Last week fellow wineblogger Alder published a post about How to Send Wine Samples to a Blogger. In it, he takes on the wine public relations community for their shipping procedures. I agree with some of what he said, and am currently checking with PR reps to see what winebloggers can do to make things easier on their side--there are simple things like providing a phone number with the shipping information and having someone at least 21 at home to receive the wine that make everything move along faster. PR folks, feel free to contact me if you have suggestions, and I'll pass them along anonymously in a future post.
I'm also going to make it clear that I'm not complaining here--it's exciting to get to taste wines from all over the world, and I'm proud that my little patch of the internet has generated enough attention that I get this opportunity. I always try to be friendly and professional in my dealings with wineries and PR agencies, and I think that open communication is a good thing for everyone involved. I do have a few specific issues regarding shipping, based on my prior role as a corporate trainer. One of the things that I taught was proper pack and ship procedures, and I've also been involved in the testing and purchasing of customized cardboard solutions for specific products.
While I was thinking about Alder's post, I noticed that I had a lot of empty boxes in the living room, representing some of the most common shipping methods. Since most people will purchase either single bottles in a store or receive a 12-pack case with simple cardboard dividers, I thought I'd show what it looks like when you receive bottles one or two at a time. My primary concern is that the wine be delivered safely, with as little internal motion as possible. If the bottles are free to rattle around and bang against each other, there's a good chance of breakage.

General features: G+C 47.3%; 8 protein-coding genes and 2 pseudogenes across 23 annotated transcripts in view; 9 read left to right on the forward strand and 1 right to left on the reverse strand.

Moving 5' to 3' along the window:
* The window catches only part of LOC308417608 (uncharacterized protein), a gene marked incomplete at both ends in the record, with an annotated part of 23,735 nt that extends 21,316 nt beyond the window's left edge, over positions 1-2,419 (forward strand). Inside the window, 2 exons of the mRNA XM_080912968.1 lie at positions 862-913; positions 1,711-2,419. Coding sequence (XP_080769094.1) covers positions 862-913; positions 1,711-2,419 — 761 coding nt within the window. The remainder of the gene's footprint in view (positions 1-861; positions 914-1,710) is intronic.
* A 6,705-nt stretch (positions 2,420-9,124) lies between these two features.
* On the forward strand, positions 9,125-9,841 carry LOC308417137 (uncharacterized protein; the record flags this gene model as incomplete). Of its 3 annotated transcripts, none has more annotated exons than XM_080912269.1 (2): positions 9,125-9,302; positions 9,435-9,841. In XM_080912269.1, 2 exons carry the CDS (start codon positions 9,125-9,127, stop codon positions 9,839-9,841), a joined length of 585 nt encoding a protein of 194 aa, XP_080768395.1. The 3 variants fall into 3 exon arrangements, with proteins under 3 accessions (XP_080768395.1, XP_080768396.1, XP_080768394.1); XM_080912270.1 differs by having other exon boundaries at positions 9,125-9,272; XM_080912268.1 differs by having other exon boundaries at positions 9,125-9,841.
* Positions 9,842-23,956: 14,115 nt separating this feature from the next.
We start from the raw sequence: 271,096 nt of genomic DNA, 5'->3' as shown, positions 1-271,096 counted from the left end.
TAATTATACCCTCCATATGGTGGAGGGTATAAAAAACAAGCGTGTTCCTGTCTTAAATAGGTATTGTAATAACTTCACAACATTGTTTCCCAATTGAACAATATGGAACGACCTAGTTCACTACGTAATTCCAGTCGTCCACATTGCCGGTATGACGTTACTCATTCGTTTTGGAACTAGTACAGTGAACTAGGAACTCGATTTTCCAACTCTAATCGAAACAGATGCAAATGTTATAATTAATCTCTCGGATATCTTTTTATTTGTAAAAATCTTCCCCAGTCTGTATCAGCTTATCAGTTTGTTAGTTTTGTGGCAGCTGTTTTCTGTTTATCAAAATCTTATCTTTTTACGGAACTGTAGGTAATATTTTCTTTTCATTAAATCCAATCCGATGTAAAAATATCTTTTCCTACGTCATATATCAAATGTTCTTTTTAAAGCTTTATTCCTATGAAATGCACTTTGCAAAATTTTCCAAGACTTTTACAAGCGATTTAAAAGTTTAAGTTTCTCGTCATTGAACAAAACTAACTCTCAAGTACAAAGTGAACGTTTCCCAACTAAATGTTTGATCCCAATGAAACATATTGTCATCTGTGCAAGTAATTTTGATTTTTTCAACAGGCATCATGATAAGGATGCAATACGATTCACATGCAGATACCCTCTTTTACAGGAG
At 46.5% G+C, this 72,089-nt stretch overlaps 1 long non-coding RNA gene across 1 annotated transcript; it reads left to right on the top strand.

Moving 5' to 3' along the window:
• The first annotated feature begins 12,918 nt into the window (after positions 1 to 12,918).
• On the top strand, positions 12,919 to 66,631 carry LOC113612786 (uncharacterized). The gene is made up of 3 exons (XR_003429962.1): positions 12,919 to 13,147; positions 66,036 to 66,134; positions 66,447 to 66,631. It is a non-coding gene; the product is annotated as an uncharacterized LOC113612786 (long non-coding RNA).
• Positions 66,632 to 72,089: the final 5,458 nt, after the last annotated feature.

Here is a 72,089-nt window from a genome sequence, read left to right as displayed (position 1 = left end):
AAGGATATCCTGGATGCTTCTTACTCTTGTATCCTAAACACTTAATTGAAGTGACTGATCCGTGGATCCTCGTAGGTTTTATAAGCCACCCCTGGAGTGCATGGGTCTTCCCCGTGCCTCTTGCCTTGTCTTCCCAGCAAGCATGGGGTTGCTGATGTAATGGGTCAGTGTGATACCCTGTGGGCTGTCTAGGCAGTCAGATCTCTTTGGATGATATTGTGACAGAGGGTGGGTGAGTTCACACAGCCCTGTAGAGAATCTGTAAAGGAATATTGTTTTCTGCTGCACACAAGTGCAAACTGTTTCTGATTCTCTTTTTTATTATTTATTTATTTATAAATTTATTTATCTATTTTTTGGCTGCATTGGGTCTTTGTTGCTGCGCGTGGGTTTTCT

Some folks are as passionate about their hatred of styrofoam as I am when it comes to the metric/standard debate. (METRIC RULES!) I'm not personally bothered by it, but here are the arguments: Styrofoam is rigid and provides great insulation regarding temperature. However, it's not recyclable, not compressible, and if you get a lot of it your house can fill up with the stuff between garbage pickups.
If you get one that holds a full twelve bottles, it can be kept and reused as a wine rack in a closet. It's not going to be as good as a climate controlled, sealed container, but that styrofoam will provide a lot of stability against the normal temperature fluctuations of a house.
This is my personal favorite. Easily recyclable, and it has some great benefits: it holds the bottle in place securely, is lightweight, and those ridges provide a surprisingly strong structure. This is very similar to the egg containers you see at the grocery store.
Additionally, and this is just a minor note, I love the boxes that open along the long edge like this. It's much easier to get the wine out. Sometimes the ones that open from the top are packed a little tight and you either have to rip the whole box apart or shake it to remove the bottle.
This is an interesting style I don't see often, but I like. There's a double-layered corrugated cardboard insert that can be adjusted to fit different sizes of bottles. Combined with the outside cardboard box, this falls into the category of practically indestructible. Corrugated shipping boxes are a lot stronger than they look, and when you have a total of three layers it's really strong. The adjustable tabs allow for different shapes and sizes of bottles.
Also, when you break down the box to throw out or be recycled, everything lays flat. Volume is a big thing when it comes to efficient disposal.
The worst thing you can do is wrap a bottle in bubble wrap and let it bounce around inside an oversized cardboard box. Motion is the enemy! Sometimes this method involves a bottle wrapped up like a football and then surrounded by several cubic feet of packing peanuts. It's overkill, and also doesn't keep the wine still.
In addition to the above, I've also received bottles wrapped in air cushions, wadded up newspaper, straw, and many different kinds of cardboard inserts. There's no perfect, one size fits all solution for wineries and agencies, but the cardboard and recycled paper options have multiple benefits for the shipper and receiver: they take up the least amount of space, reducing shipping costs; they firmly secure the bottles to avoid unnecessary motion; and they're more environmentally friendly than plastic or styrofoam solutions.
Wineries? Retailers? Bloggers? I'd love to hear your further input on the topic.